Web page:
To Kill a Mockingbird, doesn't mention the Ming dynasty because...well...it isn't relevant. Gee, no kidding. Well, that fact escapes many a fantasist who thinks that in order to create a believable world, you've gotta show all of your cards.
Which leads me to my second point: You can always tell when someone is lying, because they'll give you way too much information.
Why? The simple "truth" doesn't sound convincing to them because they know it's a lie. Therefore, they add detail to make it more believable.
Fantasy authors are without doubt the biggest bunch of liars around. We're not just lying about the story itself--the characters, the plot, the relationships--we're lying to you about EVERYTHING.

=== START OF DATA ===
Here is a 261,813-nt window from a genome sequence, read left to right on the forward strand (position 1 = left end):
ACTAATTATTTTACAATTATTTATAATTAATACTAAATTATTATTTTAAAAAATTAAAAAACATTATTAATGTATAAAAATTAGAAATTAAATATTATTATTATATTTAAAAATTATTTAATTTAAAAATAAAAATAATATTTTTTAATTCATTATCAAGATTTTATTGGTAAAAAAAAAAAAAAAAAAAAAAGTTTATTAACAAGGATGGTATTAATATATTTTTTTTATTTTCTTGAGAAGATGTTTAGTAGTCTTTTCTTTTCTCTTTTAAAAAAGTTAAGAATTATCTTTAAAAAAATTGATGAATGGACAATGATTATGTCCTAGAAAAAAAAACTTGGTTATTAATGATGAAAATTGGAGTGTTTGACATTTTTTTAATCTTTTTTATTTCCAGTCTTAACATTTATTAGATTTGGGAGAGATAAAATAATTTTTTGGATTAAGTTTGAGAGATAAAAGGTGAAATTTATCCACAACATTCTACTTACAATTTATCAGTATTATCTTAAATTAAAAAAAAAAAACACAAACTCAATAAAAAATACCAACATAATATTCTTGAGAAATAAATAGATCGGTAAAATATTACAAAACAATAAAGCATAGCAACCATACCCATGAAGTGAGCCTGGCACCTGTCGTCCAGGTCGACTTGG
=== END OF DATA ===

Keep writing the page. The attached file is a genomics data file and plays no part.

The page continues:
The grass. The trees. The water. Everything-freaking-thing.
So, how much is too much?
Good question. I think it's important for the author to know all of the ins and outs. But, pick only what's relevant to the story. Ask yourself if it were any other genre, would it be necessary. If not, scratch it.
In my humble opinion anyway.
OK, I kid, my opining is never humble. But, you get the gist here. This issue is one of the reasons that genre fiction gets the short end of the stick sometimes when compared to literary fiction. They know we're all full of crap.
We've just gotta become better liars...